Submit Content

Making Room: Don’t Advance Homeownership at the Expense of Vulnerable Renters

Making Room is a biweekly opinion column. The views expressed are solely the author’s.

This fall, the Arlington County Board will vote on a controversial proposal to make condo development easier along Columbia Pike. The County should reject this proposal and focus our bonus-density programs on low-income renters at risk of displacement and let market-rate development (fueled by better zoning) serve aspiring homeowners.

The Columbia Pike Neighborhoods Form Based Code (N-FBC) is a set of regulations that allows a developer to build to a much higher density in the corridor in exchange for public benefits, including Committed Affordable Housing (CAFs). Currently, a developer using the N-FBC must commit 20-35% of the net-new units in their project as Affordable for households making up to 60% AMI. This applies for both apartment buildings and condo or ownership projects.

The problem is that homeownership is expensive. Arlington staff have found that even when they find families at 60% AMI that qualify for the reduced-price mortgage, the condo fees and maintenance costs can put them at the brink. A job loss or unexpected expense can put them in serious financial jeopardy.

Because the staff still want to encourage condo development along Columbia Pike, they have proposed raising the income level for these units to 80% and 100% AMI. They did not provide evidence that families at this income level will succeed in homeownership where lower-income families struggled. They also fail to mention in their presentation that under these new rules, the developer could sell a Committed Affordable unit for up to $441,000, rather than $264,600. The CAF units are also allowed to be smaller with fewer amenities than the market-rate units. This “public benefit” comes at considerably less cost to the developer, with no change in the number of units they are expected to provide.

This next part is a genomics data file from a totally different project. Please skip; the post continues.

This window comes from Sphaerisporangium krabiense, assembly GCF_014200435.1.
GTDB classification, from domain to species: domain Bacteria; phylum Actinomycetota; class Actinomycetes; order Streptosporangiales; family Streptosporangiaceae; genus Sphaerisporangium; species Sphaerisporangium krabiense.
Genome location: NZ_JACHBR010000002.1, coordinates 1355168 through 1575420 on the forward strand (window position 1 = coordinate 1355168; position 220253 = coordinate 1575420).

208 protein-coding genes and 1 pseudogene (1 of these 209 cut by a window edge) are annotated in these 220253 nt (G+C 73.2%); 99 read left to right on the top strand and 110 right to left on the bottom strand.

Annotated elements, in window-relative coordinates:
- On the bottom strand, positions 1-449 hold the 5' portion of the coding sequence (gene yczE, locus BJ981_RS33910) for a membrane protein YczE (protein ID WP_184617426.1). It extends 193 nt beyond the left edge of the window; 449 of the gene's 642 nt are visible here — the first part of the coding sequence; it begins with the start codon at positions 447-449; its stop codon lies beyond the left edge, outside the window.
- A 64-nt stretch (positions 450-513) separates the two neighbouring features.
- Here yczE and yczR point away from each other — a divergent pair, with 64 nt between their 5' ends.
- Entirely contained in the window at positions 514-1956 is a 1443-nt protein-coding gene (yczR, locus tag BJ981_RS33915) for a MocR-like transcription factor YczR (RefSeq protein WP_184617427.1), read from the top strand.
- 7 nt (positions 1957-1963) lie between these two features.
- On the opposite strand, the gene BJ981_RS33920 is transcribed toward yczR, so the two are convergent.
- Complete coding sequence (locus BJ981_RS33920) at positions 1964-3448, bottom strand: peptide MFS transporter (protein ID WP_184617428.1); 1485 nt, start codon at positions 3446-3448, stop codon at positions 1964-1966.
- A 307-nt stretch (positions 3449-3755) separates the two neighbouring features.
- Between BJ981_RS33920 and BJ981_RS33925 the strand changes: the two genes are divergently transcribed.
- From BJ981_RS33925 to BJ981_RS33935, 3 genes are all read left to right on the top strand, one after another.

Stakeholders in the Columbia Pike corridor have expressed concern that this proposal could exacerbate displacement of low-income renters. The area contains some of Arlington’s last remaining “market-rate affordable” apartment buildings, which are at risk of redevelopment at a higher price point.

The proposal to increase the income limits for Committed Affordable ownership units to moderate-income households is an inappropriate use of the bonus-density system. Arlington County should use its Committed Affordable housing program to prevent displacement, not underwrite homeownership. And while moderate-income families have few ownership options in the current housing market, strengthening rental options would be a better public policy goal than getting a few more households into condos they might not be able to maintain.